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Something worth sharing, thanks to my friend Martha at  Being exact in our expression is all.

Meeting people by chance is something that happens all the time.   We bump into someone at the supermarket, playground, on an airplane, on the bus, and we get chatting.  Mostly we walk away having had a pleasant encounter and forget all about it.  However, chance meetings can contain valuable opportunities dished up to us daily if we’re willing to spot them and seize them.

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The need to get better at asking for what you want often appears when you are facing an extreme situation of some kind. Perhaps you are running the risk of losing a key client or relationship; or you need to keep on top form while your business is on a winning streak. It may be a work situation where you may be on the brink of promotion or perhaps have failed to secure the job you want. It can also be a personal situation that has you at the end of your tether.

There are three tips you can learn and start applying right now that will have the biggest impact on your success at asking for and getting what you want. They simply involve getting your head around how you ask.

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Here’s a good way to check and see if you are good at the basics of  business conversation. In my experience, the people who are best at it tend to:

Speak often and briefly (usually 15-30 seconds)

Ask more types of questions than others (not too many open questions that end up going nowhere fast and not too many closed questions that feel like an interrogation)

Make fewer solution statements early in a conversation/discussion

Headline their points in a sentence or two (this makes it easier to go away and repeat them to others)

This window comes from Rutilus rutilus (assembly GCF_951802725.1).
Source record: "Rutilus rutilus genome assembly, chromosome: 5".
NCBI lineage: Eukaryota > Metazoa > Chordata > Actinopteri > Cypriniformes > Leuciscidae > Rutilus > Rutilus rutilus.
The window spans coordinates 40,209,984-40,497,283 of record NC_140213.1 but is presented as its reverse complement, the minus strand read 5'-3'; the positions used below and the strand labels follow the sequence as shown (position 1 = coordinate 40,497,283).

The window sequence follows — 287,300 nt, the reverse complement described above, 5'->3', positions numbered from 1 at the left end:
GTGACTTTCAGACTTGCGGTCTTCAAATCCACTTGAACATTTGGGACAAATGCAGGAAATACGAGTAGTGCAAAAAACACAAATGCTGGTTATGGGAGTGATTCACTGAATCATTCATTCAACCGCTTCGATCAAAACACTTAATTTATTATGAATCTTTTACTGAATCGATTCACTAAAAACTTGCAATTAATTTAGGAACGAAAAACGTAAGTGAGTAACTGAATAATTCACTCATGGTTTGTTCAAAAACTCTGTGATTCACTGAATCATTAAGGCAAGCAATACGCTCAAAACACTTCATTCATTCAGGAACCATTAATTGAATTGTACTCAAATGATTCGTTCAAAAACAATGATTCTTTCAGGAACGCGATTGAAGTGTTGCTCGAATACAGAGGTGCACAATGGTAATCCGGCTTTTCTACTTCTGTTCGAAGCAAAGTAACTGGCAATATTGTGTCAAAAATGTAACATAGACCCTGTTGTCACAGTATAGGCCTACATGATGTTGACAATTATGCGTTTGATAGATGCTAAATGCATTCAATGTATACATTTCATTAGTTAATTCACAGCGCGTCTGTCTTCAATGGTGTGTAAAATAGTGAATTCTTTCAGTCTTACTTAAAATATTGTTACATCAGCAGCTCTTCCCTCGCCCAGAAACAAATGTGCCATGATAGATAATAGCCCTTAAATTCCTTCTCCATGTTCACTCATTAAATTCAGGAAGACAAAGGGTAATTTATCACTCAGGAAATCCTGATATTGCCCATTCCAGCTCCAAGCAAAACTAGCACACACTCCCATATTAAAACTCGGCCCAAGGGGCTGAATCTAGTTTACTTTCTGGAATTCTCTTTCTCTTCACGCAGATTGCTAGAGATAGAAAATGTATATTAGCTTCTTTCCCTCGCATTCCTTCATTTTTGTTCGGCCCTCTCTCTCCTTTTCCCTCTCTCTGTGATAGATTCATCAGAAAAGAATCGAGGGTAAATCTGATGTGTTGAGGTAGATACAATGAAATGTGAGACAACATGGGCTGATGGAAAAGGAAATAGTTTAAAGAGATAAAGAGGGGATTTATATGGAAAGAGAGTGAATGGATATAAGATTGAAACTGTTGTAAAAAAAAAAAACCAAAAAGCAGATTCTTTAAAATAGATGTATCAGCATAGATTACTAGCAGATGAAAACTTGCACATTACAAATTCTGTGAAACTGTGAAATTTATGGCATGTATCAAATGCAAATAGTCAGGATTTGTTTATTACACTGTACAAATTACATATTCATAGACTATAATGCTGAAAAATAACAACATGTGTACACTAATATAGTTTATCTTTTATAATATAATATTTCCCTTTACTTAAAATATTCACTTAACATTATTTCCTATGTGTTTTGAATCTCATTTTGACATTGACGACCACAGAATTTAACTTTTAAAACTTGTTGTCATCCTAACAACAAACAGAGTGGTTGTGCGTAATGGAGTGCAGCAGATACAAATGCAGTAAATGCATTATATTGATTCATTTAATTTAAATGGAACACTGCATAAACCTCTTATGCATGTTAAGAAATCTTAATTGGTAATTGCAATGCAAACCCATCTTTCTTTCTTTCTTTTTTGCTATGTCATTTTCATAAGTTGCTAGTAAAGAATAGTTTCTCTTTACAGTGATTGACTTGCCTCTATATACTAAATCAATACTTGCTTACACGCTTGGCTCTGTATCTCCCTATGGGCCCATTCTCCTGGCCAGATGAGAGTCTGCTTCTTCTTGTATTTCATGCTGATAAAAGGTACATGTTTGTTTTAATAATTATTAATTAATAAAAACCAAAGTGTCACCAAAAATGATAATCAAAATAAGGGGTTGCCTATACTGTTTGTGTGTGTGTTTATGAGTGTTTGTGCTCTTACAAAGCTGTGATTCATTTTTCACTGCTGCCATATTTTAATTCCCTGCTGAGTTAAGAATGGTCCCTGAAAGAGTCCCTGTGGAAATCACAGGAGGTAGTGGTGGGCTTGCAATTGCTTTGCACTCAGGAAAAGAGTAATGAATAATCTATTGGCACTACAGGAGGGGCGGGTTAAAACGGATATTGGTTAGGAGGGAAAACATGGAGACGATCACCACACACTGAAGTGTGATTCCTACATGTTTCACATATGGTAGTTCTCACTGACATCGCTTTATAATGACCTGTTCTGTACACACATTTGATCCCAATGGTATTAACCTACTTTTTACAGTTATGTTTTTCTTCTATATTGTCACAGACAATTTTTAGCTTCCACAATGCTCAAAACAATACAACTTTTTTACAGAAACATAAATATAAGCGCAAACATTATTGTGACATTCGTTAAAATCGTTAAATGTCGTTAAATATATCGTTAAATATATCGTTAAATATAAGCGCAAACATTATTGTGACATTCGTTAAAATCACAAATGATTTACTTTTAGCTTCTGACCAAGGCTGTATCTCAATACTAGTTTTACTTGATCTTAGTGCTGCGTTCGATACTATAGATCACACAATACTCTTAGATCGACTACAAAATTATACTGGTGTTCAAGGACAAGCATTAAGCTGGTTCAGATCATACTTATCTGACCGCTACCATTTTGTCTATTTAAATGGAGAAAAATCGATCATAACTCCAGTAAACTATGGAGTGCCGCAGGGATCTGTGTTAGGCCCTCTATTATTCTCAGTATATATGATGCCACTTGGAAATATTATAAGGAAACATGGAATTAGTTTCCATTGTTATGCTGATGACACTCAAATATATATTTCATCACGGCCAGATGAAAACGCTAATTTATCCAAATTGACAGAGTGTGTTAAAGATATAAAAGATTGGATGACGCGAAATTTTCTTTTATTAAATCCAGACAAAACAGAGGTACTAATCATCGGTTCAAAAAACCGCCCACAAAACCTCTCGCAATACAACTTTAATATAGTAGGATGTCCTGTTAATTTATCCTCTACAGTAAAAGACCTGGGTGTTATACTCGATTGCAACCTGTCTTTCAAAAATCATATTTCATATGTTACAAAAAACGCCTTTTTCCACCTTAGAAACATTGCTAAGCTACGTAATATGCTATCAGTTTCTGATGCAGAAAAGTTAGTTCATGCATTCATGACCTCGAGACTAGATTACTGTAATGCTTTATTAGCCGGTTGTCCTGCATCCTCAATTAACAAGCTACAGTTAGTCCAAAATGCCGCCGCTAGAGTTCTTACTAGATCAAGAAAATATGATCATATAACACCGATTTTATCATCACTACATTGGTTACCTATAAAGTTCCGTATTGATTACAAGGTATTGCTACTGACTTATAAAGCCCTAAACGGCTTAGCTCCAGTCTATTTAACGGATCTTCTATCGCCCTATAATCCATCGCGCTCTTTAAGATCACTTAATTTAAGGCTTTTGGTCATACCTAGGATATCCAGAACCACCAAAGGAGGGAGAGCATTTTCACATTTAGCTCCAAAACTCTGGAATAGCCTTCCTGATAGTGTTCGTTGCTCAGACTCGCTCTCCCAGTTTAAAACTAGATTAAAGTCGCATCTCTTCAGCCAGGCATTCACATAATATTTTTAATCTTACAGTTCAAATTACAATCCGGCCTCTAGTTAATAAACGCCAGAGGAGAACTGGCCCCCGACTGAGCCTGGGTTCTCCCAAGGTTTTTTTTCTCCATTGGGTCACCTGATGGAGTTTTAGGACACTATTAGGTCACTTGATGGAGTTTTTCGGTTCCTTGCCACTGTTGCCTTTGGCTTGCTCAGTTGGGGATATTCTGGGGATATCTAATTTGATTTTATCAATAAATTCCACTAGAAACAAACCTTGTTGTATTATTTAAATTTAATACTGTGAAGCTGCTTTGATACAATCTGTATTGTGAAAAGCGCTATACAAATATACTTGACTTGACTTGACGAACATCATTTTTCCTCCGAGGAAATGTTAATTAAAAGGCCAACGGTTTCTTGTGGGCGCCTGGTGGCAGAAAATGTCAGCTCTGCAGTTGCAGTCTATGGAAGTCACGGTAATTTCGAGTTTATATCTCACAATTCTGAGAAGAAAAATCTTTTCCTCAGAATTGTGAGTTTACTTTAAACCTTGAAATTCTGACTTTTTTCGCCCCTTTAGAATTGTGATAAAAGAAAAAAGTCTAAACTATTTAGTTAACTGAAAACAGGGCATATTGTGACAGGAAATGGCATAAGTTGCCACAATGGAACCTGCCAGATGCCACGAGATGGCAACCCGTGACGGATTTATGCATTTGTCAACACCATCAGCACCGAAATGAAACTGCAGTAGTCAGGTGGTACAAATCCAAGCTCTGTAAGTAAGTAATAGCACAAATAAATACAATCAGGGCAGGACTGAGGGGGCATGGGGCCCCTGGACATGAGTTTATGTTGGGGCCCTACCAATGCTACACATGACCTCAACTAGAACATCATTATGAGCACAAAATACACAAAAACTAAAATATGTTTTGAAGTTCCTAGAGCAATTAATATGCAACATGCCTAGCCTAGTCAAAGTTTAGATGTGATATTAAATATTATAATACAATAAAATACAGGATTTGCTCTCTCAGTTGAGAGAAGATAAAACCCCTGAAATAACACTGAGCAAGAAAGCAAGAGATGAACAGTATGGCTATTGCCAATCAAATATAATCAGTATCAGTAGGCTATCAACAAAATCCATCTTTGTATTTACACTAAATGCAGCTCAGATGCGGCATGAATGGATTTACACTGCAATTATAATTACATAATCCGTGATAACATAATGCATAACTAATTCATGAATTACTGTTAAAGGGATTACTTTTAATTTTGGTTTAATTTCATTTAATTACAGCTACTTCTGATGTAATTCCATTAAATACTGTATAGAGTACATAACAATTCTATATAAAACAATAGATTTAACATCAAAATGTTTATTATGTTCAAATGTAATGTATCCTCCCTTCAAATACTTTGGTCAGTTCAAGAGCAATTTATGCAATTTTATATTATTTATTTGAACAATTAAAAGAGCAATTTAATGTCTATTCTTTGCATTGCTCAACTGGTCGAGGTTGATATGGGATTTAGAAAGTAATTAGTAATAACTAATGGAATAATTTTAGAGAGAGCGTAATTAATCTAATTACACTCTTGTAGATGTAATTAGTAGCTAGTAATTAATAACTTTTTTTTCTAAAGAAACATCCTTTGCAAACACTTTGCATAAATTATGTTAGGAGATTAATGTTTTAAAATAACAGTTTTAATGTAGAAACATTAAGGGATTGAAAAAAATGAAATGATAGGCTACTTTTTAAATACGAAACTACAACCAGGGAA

Summarize often (aids in checking for understanding)

Invites others to share their views (and means it)

Unless passing on decisions, interjects views after others have had a chance to speak

Actively omit too much ‘you know’ and ‘uh’,   not speak too rapidly or forcefully

Simplify and emphasize

Even the Saints among us don’t converse this well all the time.  Try on one or two of these techniques for size in your next conversation and the rest will follow more easily.

I take a lot of inspiration from Seth Godin.  He’s one of those guys I look forward to seeing every morning when I log in.  In case you haven’t met him yet, find him here

This is one of his posts today – particularly relevant because in our world of subject matter experts we forget we have little expertise unless it means something to someone else.  Take the focus off your smarts and put it on to your listener.  A very powerful combination.

Go Seth!

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I have always thought that cultivating an air of mystery can be too much hard work. In order to achieve it requires that you always know what to withhold, when and from whom.  It means you consciously create question marks and distractions that keep people guessing.  It is a difficult objective and one that that will only partly serve you.